Squirrels and Grapes on the Dinner Table This plate, a recent gift to W&L's Reeves Museum of Ceramics from local collectors Joan and Jay Crawford, provides a window into Chinese culture and the material lives of one of Virginia’s most prestigious families.
This plate, hand-painted in blue with a scene of two squirrels cavorting on a bending bamboo stalk intertwined with grape vines, is a recent gift to the Reeves from local collectors Joan and Jay Crawford. It provides a window into Chinese culture and the material lives of one of Virginia’s most prestigious families.
In Chinese design, many elements are symbolic, so what might first appear as a simple, decorative scene in fact can be conveying a message or an idea. In traditional Chinese culture, sons were seen as necessary to carry on their family name, worship their ancestors and support their parents when they got older, and many images express a wish for many sons. Squirrels were thought to have great reproductive power, and clusters of grapes symbolize abundance, so together they represent a wish for many sons and grandsons for generation after generation.
Scenes of squirrels and grape vines were popular in Chinese design, and they appeared on a range of objects during the Ming (1368-1644) and Qing (1644-1912) dynasties, from textiles to ceramics. Painters in the porcelain-producing city of Jingdezhen began to use the motif to decorate porcelain destined for export to Europe around 1700, and even though its message of a wish for many sons would have been lost on Western consumers, the design proved popular and was used at least through the 1750s.
Examples went all over the globe to such far-flung places as Turkey, South Africa, Germany, Sweden and England. Pieces with this design also made it to Virginia, where they graced the dinner and tea tables of a number of wealthy residents, including the Washington family at their estate, Mount Vernon.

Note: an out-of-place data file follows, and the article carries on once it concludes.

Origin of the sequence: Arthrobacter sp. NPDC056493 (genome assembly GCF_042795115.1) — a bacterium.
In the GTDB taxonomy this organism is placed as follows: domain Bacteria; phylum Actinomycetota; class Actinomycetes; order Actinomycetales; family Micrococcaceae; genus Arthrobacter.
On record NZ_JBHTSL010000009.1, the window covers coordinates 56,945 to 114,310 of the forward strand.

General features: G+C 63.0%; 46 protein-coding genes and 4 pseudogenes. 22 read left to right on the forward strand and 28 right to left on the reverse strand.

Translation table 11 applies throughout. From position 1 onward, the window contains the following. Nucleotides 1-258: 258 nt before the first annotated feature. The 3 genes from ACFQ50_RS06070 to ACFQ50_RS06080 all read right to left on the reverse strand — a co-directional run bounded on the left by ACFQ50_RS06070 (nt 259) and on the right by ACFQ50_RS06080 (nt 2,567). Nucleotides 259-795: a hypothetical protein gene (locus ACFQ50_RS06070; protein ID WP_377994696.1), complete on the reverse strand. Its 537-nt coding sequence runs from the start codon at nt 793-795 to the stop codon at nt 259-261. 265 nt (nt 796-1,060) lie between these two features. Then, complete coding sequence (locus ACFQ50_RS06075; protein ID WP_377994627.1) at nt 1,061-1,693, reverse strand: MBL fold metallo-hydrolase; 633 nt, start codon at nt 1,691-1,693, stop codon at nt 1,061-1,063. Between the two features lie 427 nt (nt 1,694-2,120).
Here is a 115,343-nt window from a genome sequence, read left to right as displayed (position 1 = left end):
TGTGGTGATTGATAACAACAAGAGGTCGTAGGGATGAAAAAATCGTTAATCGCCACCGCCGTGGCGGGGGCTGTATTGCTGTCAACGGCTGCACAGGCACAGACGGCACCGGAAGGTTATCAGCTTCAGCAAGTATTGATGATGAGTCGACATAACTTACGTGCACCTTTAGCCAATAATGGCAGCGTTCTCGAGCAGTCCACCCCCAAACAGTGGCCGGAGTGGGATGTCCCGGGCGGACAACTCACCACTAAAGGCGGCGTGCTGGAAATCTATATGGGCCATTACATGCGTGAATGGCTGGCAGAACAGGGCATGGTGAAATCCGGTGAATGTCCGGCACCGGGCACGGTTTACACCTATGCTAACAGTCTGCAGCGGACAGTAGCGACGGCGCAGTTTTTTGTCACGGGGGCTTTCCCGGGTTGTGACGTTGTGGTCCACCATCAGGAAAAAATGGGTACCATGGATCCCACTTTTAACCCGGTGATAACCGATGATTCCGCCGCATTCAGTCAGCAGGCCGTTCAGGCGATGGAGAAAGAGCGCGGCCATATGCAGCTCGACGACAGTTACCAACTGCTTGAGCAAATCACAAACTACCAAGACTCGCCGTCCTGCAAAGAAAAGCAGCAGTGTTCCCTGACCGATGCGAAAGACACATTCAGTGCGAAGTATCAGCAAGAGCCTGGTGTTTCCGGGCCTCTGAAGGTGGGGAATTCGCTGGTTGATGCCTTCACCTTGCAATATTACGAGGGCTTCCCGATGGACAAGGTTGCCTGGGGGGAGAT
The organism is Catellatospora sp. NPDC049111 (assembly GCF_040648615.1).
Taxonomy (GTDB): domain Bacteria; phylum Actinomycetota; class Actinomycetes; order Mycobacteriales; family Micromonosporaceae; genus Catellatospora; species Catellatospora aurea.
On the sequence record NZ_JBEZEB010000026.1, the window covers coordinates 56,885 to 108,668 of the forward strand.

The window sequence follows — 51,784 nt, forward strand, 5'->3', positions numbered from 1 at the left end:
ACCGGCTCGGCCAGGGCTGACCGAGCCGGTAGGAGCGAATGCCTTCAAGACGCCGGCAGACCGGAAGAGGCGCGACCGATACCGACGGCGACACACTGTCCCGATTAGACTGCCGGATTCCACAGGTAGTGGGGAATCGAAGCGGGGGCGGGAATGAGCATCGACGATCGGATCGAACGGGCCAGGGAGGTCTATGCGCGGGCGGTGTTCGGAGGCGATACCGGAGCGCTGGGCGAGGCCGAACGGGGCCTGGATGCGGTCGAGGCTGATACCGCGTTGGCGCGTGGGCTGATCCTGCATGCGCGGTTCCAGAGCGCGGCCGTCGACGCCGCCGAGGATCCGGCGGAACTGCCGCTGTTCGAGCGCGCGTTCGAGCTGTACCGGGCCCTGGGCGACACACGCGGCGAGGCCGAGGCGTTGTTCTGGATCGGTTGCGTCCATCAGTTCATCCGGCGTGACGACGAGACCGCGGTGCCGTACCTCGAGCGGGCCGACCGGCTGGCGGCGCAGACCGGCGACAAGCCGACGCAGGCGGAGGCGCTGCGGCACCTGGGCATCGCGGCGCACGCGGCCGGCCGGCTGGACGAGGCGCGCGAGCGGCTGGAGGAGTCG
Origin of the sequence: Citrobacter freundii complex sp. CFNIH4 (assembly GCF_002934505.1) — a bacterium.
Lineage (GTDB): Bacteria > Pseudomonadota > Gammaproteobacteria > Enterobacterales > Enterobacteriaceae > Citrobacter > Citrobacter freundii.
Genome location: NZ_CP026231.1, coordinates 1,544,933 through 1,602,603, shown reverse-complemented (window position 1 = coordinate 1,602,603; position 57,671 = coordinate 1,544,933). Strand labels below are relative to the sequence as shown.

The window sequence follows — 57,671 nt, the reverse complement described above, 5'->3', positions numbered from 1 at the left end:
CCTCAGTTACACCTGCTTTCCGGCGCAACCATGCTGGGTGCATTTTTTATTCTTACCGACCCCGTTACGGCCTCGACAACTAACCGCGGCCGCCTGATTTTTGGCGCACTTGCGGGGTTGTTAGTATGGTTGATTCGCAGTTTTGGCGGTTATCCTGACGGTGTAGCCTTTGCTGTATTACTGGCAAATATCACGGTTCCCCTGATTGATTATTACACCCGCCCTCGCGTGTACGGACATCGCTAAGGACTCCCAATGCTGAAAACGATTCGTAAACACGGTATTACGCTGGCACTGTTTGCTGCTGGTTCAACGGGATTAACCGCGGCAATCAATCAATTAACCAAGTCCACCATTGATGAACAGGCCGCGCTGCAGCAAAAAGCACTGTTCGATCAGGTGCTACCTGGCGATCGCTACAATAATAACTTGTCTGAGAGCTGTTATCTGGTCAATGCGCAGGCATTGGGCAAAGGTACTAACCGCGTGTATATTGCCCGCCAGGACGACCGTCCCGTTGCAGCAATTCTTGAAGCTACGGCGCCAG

Archaeologists at Mount Vernon have found at least eight dinner plates decorated with squirrels and grape vines that were broken and thrown away sometime in the 1740s or 1750s. They probably belonged to Lawrence Washington and his wife, Anne Fairfax, who lived at Mount Vernon from 1743 to 1752. They owned a grand array of ceramics, glass and silver, which allowed them to dine in style, showing off their wealth, sophistication and connections to the global economy that moved goods like porcelain from China to Virginia. Among the fine tableware stored in the hall (which would have been a grand room, not a passageway) in the inventory made after Lawrence’s death were “1 dozn blew [sic] and white China plates,” which may in fact be the set from which the broken plates came.
Matched sets of plates were what one Maryland gentleman called “instruments for the luxury and elegance of life.” They created an ordered, symmetrical arrangement on a table and allowed each diner to have their own, individual plate (rather than all eating out of a single dish, as was common in earlier generations). They also created an ordered, symmetrical arrangement on a table. Along with the individual cutlery and glassware that accompanied them, matched sets of plates were an increasingly important accessory for individuals who wanted to show that they knew the proper etiquette for fine dining or, in the word they would have used, that they were “genteel.” Knowing these rules of refinement, and owning the objects necessary to live a “genteel” life, were necessary for members of Virginia’s ruling elite as a way of showing off and legitimizing their wealth, status and authority. Both Lawrence Washington and his half-brother George understood this and made sure to acquire the tools they needed to proclaim and maintain their social, political and economic status.
Lawrence died in 1752, leaving Mount Vernon to his half-brother, George Washington. For several years, George leased the house from his sister-in-law Anne and gained full ownership in 1758, the year he married Martha Dandridge Custis. Based on archaeological evidence, it is possible that the plates were thrown away following Lawrence’s death as part of a general clearing up of the house, though it is also possible that some remained in use by George during the first few years he lived there.
While we know nothing about the history of this particular plate, we do know that Washington would have seen plates just like it many times, either while dining with his brother or living as a bachelor at Mount Vernon. Though its message of a wish for many sons may have been unrecognized by Washington, he certainly would have understood its message of wealth, sophistication and gentility.
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